Causes, Laws, and Ontology

Michael Tooley

in The Oxford Handbook of Causation

Published in print November 2009 | ISBN: 9780199279739
Published online January 2010 | e-ISBN: 9780191577246 | DOI:

Series: Oxford Handbooks in Philosophy

Causes, Laws, and Ontology

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Different approaches to causation often diverge very significantly on ontological issues, in the case of both causal laws, and causal relations between states of affairs. This article sets out the main alternatives with regard to each. Causal concepts have surely been present from the time that language began, since the vast majority of action verbs involve the idea of causally affecting something. Thus, in the case of transitive verbs describing physical actions, there is the idea of causally affecting something external to one — one finds food, builds a shelter, sows seed, catches fish, and so on — while in the case of intransitive verbs describing physical actions, it is very plausible that they involve the idea of causally affecting one's own body — as one walks, runs, jumps, hunts, and so on.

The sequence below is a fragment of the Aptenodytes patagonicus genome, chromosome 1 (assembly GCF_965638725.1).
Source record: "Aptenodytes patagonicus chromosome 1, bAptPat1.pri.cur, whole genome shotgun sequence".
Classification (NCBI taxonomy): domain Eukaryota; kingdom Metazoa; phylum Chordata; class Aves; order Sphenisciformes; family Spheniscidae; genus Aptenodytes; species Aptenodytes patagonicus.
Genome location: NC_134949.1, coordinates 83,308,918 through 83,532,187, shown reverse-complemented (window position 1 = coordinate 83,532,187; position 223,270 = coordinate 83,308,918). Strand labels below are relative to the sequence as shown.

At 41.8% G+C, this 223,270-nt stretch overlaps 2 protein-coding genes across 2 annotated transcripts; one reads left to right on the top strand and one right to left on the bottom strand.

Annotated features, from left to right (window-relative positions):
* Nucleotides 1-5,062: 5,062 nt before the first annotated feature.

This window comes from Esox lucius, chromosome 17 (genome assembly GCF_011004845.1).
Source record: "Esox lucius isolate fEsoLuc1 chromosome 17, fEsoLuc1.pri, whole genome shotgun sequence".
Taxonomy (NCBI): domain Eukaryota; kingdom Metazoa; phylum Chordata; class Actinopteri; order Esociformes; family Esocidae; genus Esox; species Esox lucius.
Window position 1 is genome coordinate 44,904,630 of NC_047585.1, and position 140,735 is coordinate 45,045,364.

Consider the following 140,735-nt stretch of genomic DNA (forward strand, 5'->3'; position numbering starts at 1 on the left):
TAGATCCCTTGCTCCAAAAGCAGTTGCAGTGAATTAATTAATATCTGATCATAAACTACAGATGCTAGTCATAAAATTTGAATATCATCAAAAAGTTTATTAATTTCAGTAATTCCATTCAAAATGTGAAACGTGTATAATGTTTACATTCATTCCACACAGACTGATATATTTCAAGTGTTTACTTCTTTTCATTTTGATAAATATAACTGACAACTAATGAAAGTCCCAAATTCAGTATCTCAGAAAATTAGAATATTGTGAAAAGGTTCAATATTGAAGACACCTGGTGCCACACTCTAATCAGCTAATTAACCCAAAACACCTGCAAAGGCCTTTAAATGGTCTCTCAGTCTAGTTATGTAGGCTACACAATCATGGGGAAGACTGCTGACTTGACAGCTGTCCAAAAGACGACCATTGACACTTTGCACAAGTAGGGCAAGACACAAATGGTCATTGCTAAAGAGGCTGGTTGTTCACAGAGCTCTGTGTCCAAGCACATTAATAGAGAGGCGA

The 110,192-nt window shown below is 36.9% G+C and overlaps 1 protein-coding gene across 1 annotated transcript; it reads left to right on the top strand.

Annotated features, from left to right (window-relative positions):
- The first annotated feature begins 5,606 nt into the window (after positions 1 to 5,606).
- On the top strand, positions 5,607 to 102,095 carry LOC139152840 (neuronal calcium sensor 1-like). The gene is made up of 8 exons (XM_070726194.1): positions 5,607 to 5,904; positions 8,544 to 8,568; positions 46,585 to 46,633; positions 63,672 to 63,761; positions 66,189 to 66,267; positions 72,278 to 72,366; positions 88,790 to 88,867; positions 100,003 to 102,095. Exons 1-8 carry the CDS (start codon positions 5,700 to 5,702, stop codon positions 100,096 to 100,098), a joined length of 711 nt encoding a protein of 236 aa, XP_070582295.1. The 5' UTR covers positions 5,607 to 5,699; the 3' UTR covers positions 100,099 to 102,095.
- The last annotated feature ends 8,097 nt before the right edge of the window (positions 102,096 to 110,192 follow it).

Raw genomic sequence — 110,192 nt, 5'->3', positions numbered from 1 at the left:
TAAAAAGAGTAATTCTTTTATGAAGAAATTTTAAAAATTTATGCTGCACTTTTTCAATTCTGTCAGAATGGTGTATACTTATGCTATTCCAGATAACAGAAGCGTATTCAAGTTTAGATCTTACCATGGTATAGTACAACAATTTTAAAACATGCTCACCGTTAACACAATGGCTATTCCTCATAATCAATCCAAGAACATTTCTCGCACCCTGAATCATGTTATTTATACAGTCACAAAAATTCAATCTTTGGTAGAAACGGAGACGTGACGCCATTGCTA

Keywords: causal laws; ontology; causal relations; causal concepts; physical actions; transitive verbs; intransitive verbs

Article.  8034 words. 

Subjects: Metaphysics ; Philosophy of Science

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